Already, however, there’s a little bit of tension here between what we consider beautiful and what we consider honest. Honesty is usually equated with truth, and Angelakos sustains that connection. But if art is a re-organizational practice, or if it’s in any way connected to artifice then what reason to we have to believe that it’s honest? To say that Tremendous Sea of Love is an honest representation of Angelakos’ manic episode (a claim he makes barely half a page later in his open letter) is somehow confused by the claim that art is never really honest, or true, but is always a way of taking our base-level experiences and reorganizing them in some way. There is already an inconvenient reconciliation that one has to undertake in producing honest art. How much of that honesty is artificially produced? Angelakos keeps talking about how the new album is a continuation of a conversation he’s having concerning his mental illness. If the conversation was really a conversation and if it really were un-produced in the way that we traditionally associate with honesty, then it wouldn’t be carried out in musical terms, it would be a verbal project at most. Perhaps, however, this is a poor way of framing the discussion.
So What is Artistic Honesty?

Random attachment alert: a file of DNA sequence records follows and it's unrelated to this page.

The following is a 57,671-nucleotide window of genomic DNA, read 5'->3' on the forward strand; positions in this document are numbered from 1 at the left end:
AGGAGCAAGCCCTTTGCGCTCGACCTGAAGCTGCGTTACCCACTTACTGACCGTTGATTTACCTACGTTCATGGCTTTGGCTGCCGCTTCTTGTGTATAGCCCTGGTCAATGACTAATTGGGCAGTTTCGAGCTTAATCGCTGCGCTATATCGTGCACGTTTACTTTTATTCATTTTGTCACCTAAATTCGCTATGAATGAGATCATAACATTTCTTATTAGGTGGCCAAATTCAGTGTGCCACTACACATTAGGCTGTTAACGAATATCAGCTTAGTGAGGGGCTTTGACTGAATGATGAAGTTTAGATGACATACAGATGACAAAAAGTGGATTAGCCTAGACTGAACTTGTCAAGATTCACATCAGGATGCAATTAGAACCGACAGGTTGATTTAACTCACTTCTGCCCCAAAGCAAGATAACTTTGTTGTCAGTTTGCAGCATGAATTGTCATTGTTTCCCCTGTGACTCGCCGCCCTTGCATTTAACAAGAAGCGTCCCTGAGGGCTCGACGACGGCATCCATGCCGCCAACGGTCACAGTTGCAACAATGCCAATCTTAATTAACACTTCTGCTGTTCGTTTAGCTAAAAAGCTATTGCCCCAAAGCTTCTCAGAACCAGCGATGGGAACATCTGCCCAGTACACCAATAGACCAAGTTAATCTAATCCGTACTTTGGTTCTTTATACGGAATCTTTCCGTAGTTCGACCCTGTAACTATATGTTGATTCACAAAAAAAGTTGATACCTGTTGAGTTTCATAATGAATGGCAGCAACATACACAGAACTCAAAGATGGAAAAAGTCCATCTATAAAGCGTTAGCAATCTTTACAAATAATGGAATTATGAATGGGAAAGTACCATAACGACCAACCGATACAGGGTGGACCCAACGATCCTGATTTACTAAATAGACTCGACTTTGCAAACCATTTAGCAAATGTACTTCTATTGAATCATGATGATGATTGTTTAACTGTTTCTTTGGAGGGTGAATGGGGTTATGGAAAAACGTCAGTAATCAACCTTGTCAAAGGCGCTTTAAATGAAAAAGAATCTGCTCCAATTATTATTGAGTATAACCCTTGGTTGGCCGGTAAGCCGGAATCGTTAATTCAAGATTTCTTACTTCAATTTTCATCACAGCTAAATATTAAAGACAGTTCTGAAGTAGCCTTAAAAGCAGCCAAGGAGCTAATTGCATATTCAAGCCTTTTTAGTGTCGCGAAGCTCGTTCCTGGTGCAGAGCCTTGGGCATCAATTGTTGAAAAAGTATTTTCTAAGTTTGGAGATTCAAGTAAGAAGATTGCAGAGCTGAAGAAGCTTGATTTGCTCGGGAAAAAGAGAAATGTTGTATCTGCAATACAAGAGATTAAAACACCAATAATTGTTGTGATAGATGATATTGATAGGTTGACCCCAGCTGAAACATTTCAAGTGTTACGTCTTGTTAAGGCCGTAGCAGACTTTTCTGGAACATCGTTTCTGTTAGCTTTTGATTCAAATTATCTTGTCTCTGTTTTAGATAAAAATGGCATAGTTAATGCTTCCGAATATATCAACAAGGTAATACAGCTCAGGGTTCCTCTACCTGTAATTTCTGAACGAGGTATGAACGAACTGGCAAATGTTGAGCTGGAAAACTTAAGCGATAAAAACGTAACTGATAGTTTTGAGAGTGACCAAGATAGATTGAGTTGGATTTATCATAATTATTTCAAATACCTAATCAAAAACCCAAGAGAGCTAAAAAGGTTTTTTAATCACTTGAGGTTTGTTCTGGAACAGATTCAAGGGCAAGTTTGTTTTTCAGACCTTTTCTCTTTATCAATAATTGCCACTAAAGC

Tim O’Brien’s The Things They Carried (cliché as it might be as high-school level reading) reminds us that there are two ways to tell a true story. You can say what happened or you can tell your audience what’s real. You can’t do both. The contradiction that occurs in producing honest art is performative, we know it’s there and we do our best to ignore it because there are things that exist exclusively in artistic spheres that don’t translate well into less production-focused activities. What Angelakos can say with his music and what he can say with ordinary language are just two different ways of telling the truth. It’s an odd feature of art that it can get the point across honestly without relying on the stripped-down methods of communication we ordinarily associate with telling the truth. This even dovetails well with Noë’s claims. Part of his thesis regarding art and human life is that all life is organized and reorganized. There’s no way to escape the reorganizational tendencies of art. Even the parts of our lives that we usually thing aren’t in any way associated with art are somehow shaped by the re-organizational activities that art introduces, examines, and proliferates. Our fashion choices, he even says, are informed by art and the pictorial organization of our lives. There would be no point to dressing a certain way, he argues, if there were no way for us to take a picture of ourselves, literally, mentally, subconsciously. Picture taking is an inherently artistic practice because it involves an integration of visual features within a restricted context for a specific purpose. But this is all needlessly complicated, the basic point here is that when a person is involved in with art in any capacity (and we all are in some capacity) it’s impossible for the rest of their lives to remain unaffected. In a way, the difficult production and obvious digital manipulation of Tremendous Sea of Love brings to the forefront the manipulative tactics that are always at work in communication. It isn’t honest by stripping away the layers of artifice that influence communication, it’s honest by showing them off, bringing our attention to them, putting them on display.